Recently, the Congressional Budget Office (CBO) released a report stating the national debt will increase by an additional $1.9 trillion over the next 10 years due to Trump’s tax cuts. Unfortunately, while the growing national debt has led to hand-wringing from Republicans and Democrats, a logic-defying narrative has emerged on what is to blame. Therefore, it needs to be made clear: No, the Trump tax cuts are not blowing up the debt.
It should first be stated that the CBO’s numbers ought to be taken with a grain of salt, because the CBO is almost always wrong — quite often, spectacularly so. For my money, the economic growth projections in the CBO report skew pessimistic for what is achievable, but for argument’s sake, we will use the CBO’s numbers to find the real culprit behind our growing national debt.
The CBO claims the tax cuts will cause the debt to increase by an additional $1.9 trillion over 10 years (this is their “cost” of the plan). Put another way, this amounts to a deficit increase of (roughly) $200 billion per year. $200 billion is certainly a big number, but much less so in the context of our current $4 trillion annual budget.
But that’s not all — the CBO also projects our spending will grow exponentially, each year, for the next ten years. By 2028, the CBO projects our federal budget will exceed $7 trillion dollars. Again, for argument’s sake, let’s pretend that the Trump tax cuts will lead to a $200 billion annual deficit increase. That figure barely puts a dent in the $7 trillion budget for the year 2028. And again, greater economic growth could diminish that deficit significantly further.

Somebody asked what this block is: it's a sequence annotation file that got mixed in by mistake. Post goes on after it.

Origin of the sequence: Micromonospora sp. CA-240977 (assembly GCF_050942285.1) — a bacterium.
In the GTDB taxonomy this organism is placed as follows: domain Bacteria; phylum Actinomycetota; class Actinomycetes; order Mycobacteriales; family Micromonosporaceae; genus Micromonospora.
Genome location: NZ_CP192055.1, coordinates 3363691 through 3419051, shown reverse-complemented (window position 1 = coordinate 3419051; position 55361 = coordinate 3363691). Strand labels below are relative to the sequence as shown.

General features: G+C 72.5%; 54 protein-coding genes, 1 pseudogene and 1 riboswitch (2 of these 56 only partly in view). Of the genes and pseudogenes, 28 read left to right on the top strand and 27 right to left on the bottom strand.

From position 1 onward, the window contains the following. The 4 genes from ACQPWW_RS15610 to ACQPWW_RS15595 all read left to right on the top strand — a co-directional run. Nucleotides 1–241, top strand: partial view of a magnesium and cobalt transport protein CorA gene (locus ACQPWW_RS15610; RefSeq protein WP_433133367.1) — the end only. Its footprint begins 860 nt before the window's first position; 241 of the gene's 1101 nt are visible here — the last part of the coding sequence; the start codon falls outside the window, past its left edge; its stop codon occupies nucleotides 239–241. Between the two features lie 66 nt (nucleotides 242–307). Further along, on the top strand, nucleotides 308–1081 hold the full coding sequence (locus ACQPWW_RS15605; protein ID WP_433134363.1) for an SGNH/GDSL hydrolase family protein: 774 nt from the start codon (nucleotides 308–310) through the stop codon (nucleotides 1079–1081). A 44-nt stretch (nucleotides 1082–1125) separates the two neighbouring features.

And how about this: Between 2019 and 2028, the CBO anticipates that federal spending will exceed $56.5 trillion dollars. Still think that $200 billion per year from “tax cuts” is nuking our budget?
To claim that the Trump tax cuts are responsible for blowing up the national debt is simply absurd. If anything, the CBO’s report illustrates that the tax cuts, as positive as they are, amount to a mere drop in the bucket in terms of total federal spending.
So what is blowing up our national debt? Freedom Partners’ Nathan Nascimento summed it up perfectly:
The root cause of our nation’s growing deficit problem is the reckless spending in Washington, not the much-needed relief for American taxpayers. In continuing to vote for massive increases to government spending, like last month’s $1.3 trillion omnibus, and in failing to moderate the immense growth of our entitlement programs, lawmakers from both parties are responsible for these out-of-control deficits.
There you have it. The government’s spending addiction (and, I would add, the historically below-average economic growth post-2000) is to blame for our growing national debt. Don’t buy the erroneous claims that Trump’s tax cuts are responsible.
Author’s note: Pat Hall also contributed to this article.
Photo credit: Gage Skidmore